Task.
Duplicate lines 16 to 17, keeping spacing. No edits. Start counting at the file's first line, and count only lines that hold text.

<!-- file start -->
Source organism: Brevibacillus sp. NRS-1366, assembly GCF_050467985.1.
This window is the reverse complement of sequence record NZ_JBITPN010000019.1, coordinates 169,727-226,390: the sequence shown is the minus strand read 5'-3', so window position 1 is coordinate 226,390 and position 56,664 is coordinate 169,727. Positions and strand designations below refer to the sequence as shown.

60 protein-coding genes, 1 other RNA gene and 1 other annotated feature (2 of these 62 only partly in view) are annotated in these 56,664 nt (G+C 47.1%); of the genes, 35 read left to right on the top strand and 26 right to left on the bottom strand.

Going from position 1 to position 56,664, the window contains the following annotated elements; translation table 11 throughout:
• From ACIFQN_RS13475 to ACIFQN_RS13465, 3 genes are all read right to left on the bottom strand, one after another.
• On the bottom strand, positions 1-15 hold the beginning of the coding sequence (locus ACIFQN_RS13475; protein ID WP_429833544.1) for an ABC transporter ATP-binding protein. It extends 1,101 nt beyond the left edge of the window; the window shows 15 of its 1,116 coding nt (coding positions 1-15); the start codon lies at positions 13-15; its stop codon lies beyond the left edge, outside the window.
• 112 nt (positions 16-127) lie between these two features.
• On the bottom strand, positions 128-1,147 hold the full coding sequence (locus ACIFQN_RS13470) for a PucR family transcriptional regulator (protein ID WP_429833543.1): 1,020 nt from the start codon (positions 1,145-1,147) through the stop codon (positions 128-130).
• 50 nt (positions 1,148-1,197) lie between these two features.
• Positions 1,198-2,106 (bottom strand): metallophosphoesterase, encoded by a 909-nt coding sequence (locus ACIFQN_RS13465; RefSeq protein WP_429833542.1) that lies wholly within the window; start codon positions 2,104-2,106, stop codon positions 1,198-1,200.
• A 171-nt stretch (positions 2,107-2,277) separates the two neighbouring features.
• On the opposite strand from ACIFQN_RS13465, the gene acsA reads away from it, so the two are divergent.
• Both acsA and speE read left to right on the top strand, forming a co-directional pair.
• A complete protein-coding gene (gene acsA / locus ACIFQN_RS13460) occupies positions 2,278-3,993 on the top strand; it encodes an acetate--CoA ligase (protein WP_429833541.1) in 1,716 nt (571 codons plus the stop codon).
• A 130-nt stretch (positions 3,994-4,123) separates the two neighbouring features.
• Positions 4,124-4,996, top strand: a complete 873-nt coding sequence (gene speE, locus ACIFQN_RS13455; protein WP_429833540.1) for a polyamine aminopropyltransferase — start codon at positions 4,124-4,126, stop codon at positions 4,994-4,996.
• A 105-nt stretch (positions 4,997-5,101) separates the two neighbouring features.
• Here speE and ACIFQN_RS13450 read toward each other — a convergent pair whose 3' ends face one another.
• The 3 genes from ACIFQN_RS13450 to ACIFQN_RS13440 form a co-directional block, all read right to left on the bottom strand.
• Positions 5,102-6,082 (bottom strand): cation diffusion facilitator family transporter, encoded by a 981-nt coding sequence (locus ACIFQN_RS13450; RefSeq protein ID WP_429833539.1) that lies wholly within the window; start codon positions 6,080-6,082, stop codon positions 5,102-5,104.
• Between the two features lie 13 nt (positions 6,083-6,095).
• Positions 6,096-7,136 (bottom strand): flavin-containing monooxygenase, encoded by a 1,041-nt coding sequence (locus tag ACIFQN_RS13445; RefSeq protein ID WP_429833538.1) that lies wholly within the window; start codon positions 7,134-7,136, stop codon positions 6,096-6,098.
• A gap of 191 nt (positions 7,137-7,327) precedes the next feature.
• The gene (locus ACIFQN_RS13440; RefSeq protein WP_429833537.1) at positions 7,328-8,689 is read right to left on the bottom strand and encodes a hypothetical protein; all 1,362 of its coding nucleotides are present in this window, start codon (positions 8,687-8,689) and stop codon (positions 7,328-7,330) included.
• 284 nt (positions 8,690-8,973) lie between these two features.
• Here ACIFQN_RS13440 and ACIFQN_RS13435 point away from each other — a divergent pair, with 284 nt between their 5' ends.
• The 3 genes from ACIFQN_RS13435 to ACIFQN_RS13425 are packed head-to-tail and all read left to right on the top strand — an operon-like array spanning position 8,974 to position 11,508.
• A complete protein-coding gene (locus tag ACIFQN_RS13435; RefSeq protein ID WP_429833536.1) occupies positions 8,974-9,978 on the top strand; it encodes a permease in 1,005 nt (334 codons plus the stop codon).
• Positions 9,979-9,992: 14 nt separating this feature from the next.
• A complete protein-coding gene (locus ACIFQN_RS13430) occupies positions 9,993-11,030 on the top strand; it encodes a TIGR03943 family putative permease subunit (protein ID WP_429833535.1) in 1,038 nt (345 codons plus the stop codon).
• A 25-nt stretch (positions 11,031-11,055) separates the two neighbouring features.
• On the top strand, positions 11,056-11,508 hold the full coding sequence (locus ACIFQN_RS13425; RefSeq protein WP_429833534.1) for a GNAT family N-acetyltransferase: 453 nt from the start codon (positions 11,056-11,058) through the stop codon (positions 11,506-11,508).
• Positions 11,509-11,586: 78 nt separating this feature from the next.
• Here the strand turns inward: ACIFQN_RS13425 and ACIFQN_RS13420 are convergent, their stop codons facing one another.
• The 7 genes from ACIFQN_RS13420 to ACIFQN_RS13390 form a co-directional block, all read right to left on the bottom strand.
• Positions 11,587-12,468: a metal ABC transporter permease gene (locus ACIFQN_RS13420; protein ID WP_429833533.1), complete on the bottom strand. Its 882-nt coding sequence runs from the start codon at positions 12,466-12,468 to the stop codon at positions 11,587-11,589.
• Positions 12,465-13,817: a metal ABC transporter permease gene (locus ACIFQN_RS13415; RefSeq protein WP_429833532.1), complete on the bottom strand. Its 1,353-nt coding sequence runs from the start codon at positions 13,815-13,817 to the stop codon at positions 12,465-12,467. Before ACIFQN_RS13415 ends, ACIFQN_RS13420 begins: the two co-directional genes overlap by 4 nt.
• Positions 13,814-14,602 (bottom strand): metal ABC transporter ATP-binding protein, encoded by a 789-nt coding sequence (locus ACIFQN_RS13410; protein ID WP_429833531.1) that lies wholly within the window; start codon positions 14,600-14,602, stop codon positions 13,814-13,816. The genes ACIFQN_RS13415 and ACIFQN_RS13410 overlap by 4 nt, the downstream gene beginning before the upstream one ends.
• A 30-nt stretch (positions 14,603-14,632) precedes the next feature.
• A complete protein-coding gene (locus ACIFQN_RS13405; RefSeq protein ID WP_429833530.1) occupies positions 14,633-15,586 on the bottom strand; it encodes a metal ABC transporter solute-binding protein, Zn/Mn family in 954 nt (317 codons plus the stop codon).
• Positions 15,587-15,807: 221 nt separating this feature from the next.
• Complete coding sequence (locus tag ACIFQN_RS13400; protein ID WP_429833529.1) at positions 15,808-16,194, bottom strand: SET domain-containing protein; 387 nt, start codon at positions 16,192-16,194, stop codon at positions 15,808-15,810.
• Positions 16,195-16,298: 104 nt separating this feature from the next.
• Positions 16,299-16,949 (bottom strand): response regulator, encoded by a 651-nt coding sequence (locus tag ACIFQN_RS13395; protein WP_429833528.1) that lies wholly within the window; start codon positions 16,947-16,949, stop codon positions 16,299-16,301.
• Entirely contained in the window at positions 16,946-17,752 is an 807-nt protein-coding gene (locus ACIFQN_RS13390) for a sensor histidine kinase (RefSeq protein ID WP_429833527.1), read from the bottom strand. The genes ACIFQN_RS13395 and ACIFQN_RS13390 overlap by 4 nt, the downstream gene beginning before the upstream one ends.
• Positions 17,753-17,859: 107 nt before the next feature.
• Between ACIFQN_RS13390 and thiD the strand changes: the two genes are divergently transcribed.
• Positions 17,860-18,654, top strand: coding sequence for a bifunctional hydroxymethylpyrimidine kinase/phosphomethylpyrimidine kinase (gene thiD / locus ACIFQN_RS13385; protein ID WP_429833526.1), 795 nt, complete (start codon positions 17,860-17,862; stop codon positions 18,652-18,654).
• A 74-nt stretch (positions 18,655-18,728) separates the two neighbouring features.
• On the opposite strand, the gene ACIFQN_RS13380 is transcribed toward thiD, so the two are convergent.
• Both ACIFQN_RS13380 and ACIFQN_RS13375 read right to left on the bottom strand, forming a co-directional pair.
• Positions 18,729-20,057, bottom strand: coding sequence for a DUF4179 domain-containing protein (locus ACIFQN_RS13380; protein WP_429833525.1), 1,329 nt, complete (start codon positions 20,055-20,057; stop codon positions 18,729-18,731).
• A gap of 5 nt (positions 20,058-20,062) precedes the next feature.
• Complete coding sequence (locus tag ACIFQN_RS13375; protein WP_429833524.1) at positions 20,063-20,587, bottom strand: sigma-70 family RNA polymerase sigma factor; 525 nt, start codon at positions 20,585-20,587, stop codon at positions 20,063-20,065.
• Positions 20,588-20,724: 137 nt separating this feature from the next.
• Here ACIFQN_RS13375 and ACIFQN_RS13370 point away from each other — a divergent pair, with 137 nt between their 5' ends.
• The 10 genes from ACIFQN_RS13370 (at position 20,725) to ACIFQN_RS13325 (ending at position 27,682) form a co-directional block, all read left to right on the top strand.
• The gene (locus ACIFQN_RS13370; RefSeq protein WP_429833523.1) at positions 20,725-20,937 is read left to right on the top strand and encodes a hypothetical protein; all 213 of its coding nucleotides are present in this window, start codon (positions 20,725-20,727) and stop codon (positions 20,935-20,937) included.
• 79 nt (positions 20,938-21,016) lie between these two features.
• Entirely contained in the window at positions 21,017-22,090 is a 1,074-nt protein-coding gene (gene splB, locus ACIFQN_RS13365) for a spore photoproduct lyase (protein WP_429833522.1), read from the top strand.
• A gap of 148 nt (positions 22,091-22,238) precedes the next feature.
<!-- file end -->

• Positions 4,124-4,996, top strand: a complete 873-nt coding sequence (gene speE, locus ACIFQN_RS13455; protein WP_429833540.1) for a polyamine aminopropyltransferase — start codon at positions 4,124-4,126, stop codon at positions 4,994-4,996.
• A 105-nt stretch (positions 4,997-5,101) separates the two neighbouring features.